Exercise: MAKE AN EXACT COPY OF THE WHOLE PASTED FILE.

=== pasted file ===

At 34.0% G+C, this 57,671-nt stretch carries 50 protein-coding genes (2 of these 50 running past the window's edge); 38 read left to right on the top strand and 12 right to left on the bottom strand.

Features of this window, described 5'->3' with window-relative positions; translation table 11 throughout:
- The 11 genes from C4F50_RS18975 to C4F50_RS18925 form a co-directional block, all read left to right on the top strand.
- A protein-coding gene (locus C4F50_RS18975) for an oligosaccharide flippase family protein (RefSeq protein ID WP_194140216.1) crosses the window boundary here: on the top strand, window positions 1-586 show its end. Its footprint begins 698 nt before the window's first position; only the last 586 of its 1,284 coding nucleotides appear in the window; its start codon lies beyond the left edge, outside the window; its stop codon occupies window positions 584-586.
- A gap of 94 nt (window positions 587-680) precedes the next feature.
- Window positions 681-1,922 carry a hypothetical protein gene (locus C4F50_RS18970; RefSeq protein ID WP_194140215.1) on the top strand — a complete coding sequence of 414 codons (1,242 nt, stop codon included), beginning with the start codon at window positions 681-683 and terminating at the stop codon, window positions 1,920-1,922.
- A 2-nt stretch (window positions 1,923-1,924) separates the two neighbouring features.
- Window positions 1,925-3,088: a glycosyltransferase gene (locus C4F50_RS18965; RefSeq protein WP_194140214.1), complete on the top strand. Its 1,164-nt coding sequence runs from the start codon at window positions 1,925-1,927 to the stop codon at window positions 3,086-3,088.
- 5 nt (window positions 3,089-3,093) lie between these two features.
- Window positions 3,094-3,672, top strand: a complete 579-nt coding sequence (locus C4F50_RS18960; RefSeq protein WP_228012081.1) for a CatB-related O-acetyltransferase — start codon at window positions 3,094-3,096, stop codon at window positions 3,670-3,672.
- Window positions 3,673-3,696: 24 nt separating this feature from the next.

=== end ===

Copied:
At 34.0% G+C, this 57,671-nt stretch carries 50 protein-coding genes (2 of these 50 running past the window's edge); 38 read left to right on the top strand and 12 right to left on the bottom strand.

Features of this window, described 5'->3' with window-relative positions; translation table 11 throughout:
- The 11 genes from C4F50_RS18975 to C4F50_RS18925 form a co-directional block, all read left to right on the top strand.
- A protein-coding gene (locus C4F50_RS18975) for an oligosaccharide flippase family protein (RefSeq protein ID WP_194140216.1) crosses the window boundary here: on the top strand, window positions 1-586 show its end. Its footprint begins 698 nt before the window's first position; only the last 586 of its 1,284 coding nucleotides appear in the window; its start codon lies beyond the left edge, outside the window; its stop codon occupies window positions 584-586.
- A gap of 94 nt (window positions 587-680) precedes the next feature.
- Window positions 681-1,922 carry a hypothetical protein gene (locus C4F50_RS18970; RefSeq protein ID WP_194140215.1) on the top strand — a complete coding sequence of 414 codons (1,242 nt, stop codon included), beginning with the start codon at window positions 681-683 and terminating at the stop codon, window positions 1,920-1,922.
- A 2-nt stretch (window positions 1,923-1,924) separates the two neighbouring features.
- Window positions 1,925-3,088: a glycosyltransferase gene (locus C4F50_RS18965; RefSeq protein WP_194140214.1), complete on the top strand. Its 1,164-nt coding sequence runs from the start codon at window positions 1,925-1,927 to the stop codon at window positions 3,086-3,088.
- 5 nt (window positions 3,089-3,093) lie between these two features.
- Window positions 3,094-3,672, top strand: a complete 579-nt coding sequence (locus C4F50_RS18960; RefSeq protein WP_228012081.1) for a CatB-related O-acetyltransferase — start codon at window positions 3,094-3,096, stop codon at window positions 3,670-3,672.
- Window positions 3,673-3,696: 24 nt separating this feature from the next.